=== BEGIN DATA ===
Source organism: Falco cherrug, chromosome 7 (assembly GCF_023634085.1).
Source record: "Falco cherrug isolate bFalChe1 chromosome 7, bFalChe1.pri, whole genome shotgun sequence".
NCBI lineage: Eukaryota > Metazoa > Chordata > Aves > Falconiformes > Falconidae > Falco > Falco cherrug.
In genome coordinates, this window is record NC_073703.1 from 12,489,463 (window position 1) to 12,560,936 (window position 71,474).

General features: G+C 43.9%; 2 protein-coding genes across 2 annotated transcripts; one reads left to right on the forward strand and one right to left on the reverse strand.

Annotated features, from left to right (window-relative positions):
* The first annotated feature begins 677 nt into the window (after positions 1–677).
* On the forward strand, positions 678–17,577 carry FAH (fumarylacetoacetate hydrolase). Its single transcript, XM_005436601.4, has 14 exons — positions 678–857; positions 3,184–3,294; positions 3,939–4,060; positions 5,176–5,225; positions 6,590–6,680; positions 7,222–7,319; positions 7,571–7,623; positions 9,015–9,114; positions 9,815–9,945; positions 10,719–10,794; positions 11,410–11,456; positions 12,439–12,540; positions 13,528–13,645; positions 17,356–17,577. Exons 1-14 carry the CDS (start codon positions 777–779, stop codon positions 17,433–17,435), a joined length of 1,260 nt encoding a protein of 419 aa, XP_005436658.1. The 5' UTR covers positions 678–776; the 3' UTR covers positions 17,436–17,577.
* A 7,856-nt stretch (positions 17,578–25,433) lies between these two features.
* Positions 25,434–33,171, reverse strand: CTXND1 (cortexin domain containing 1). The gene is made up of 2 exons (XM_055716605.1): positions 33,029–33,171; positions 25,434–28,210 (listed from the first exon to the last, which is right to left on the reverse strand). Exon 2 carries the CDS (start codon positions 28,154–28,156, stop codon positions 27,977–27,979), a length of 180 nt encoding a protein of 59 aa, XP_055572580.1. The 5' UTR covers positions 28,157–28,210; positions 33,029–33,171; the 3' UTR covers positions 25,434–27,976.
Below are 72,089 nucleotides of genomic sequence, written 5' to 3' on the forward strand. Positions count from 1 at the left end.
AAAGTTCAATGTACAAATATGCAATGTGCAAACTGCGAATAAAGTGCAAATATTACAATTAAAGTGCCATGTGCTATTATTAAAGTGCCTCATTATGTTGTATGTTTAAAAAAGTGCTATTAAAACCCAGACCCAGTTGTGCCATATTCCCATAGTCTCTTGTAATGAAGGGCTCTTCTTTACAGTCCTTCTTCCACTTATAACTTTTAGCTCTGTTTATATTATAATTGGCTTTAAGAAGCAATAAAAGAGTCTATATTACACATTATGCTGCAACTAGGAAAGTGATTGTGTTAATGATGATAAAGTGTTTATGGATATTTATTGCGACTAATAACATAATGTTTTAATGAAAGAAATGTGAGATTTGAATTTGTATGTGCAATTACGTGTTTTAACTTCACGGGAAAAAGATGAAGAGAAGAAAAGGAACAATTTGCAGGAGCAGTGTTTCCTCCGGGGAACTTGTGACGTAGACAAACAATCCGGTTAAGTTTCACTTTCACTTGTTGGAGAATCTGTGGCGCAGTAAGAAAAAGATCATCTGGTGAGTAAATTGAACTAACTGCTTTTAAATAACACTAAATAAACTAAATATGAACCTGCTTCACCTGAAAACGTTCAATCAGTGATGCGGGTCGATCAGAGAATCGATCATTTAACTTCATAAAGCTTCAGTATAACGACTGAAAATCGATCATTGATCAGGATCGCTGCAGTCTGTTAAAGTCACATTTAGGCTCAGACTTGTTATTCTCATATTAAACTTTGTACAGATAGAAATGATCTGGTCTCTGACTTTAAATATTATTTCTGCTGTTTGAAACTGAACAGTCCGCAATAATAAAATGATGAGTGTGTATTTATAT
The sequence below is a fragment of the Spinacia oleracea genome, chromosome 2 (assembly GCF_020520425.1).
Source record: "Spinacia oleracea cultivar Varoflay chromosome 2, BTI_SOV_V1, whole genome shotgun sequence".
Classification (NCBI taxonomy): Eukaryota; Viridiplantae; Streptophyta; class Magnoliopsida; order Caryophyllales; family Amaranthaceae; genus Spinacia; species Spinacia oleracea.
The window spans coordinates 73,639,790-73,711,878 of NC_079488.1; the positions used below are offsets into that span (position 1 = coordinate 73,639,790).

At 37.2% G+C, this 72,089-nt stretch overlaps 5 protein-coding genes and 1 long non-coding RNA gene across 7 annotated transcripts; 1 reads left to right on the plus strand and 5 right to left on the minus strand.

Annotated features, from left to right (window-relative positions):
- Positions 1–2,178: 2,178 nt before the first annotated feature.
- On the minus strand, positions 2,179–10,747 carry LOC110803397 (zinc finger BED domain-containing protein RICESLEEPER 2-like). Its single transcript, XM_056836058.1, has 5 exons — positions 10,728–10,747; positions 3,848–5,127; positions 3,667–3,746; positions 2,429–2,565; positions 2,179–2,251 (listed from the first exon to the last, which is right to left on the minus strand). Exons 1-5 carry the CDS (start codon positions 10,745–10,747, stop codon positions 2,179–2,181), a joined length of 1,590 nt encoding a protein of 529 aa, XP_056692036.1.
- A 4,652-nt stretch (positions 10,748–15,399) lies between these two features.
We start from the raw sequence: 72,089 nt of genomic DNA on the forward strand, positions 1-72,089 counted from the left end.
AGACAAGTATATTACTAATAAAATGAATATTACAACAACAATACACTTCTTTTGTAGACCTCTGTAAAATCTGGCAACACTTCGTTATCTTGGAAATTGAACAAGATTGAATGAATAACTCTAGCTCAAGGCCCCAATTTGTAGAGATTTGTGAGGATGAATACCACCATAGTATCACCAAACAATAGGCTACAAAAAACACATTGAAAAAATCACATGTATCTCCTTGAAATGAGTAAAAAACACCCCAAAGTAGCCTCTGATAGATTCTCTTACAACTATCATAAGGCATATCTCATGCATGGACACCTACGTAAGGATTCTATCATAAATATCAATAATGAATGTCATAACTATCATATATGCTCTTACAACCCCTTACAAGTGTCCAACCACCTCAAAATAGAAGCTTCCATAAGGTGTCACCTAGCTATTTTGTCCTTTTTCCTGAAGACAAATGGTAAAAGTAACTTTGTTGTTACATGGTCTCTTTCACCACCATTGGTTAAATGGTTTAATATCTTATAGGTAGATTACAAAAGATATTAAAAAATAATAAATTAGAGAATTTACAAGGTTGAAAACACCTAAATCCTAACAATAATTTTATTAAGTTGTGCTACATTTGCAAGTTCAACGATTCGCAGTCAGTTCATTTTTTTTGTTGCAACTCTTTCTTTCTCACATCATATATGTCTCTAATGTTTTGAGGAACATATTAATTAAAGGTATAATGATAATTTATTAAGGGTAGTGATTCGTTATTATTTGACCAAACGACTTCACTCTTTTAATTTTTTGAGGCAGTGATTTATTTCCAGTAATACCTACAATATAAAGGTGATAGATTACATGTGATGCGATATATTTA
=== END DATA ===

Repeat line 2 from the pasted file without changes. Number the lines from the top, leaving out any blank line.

Source record: "Falco cherrug isolate bFalChe1 chromosome 7, bFalChe1.pri, whole genome shotgun sequence".